Top Wilmington Architectural Firm Goes to the Dogs

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One of the latest projects of Delaware architectural firm Bernardon Haber Holloway has literally “gone to the dogs,” receiving top honors for charity at the 2nd Annual Barkitecture Competition at the Chase Center on the Wilmington Riverfront in May.

Many people consider themselves “lucky dogs” to land a building designed by one of Delaware’s top architectural firms, Bernardon Haber Holloway Architects PC (BHH), known for designing state-of-the-art office complexes, senior care facilities, industrial complexes, and golf and country clubs in the Mid-Atlantic region.

With offices in Wilmington, Delaware as well as Kennett Square and Downingtown, Pennsylvania, BHH has won awards for designing such projects as the Fieldstone Golf Club, Greenville, DE; Amtrak Training Center, Wilmington, DE; preservation of the Indian River Lifesaving Station Complex, Bethany Beach, DE; and; Spring Run at Willow Valley, Lancaster, PA, to name a few.

Just for fun, however, the firm decided to roll up its sleeves this spring and complete a project just for dogs, in hopes of raising money for a local animal welfare agency, Faithful Friends, a Wilmington-based operation that offers spay and neuter programs, community pet education programs and a “no-kill” adoption policy for hard-to-adopt pets.

Faithful Friends partnered with the Delaware Chapter of the

American Institute of Architects to hold the Barkitecture Gala - Doghouse and Cat-Condo Competition on May 20, 2006 at the Chase Center in Wilmington, and 19 of the structures were auctioned off to benefit the animal charity. A panel of seven judges (including two four-footed ones) awarded the BHH entry the “Best in Show” award, and the house was auctioned for the second-highest bid ($775) and donated back to Faithful Friends. Guests at the Gala also voted to give it the “People’s Chews Award” for the most popular design.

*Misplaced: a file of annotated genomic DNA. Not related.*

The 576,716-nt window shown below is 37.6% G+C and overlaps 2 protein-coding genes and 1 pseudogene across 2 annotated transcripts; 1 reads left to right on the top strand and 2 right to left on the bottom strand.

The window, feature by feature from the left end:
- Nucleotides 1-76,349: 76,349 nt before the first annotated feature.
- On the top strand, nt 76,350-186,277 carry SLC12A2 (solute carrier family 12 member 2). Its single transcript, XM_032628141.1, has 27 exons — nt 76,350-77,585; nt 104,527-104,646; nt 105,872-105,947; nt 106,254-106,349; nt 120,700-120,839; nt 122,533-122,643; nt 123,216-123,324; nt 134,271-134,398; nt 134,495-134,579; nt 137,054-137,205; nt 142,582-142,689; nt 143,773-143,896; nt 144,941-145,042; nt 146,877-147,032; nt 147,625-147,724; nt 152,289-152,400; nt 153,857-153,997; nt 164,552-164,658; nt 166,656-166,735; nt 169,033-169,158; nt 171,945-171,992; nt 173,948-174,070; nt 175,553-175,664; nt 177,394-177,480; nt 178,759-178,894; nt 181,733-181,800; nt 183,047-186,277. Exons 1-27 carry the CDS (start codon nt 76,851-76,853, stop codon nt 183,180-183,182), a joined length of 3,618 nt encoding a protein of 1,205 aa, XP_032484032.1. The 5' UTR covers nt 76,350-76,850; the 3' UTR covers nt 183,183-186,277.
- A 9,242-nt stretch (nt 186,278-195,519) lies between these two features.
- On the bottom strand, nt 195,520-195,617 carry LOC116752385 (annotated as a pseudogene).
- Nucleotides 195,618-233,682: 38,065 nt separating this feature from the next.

A team from BHH volunteered their time in the evenings to design and construct the dog house, entitled “Bone-I-Fide Cottage,” which took about 12 weeks from start to finish.

“Time management was quite a challenge,” noted project designer Mike Welz, who helped oversee the construction of the doggie-sized cottage. “We had five to seven people on it during the construction phase, with everyone contributing nights after work. It took about a month to conceptualize, a month to draw up, and a month to construct—and we were still working on it up to the moment it was taken to the competition—but it was worth all the hours we put into it to see it go for such a good cause.”

When asked what part of the project was the most fun, Mike Welz felt that “getting into the client’s head” was the most intriguing aspect.

“Try to figure out what a dog would like…that ended up being quite creative,” he said. He also observed that seeing the design process through construction and finished product in so short a term was quite satisfying—a micro process as compared to a large building, which might take years to complete.

BHH founder Art Bernardon was also pleased with the results of the competition. “We’re really proud of all the hard work from our staff and the team that put this together,” he said. “Teamwork is the reason it came off so well, and I can’t say enough about these volunteers—in my mind they’re all ‘top dogs.’”

In an unusual twist, one of the firm’s earlier projects received recognition at Barkitecture as well. While attending the auction, a competitor’s design called “The Salty Dog” caught the eye of BHH marketing coordinator, Diana Gonzalez. It was a replica of the Indian River Life Saving Station in Bethany Beach, Delaware, which BHH helped to renovate and restore.

“Two 10th grade students of the Charter School of Wilmington designed it,” said Gonzalez. “The moment we saw it we knew we had to bid on it. Between bidding on that house and designing our own, we very much enjoyed the Barkitecture experience. It’s a wonderful cause, and a fun way to give back to the community.”

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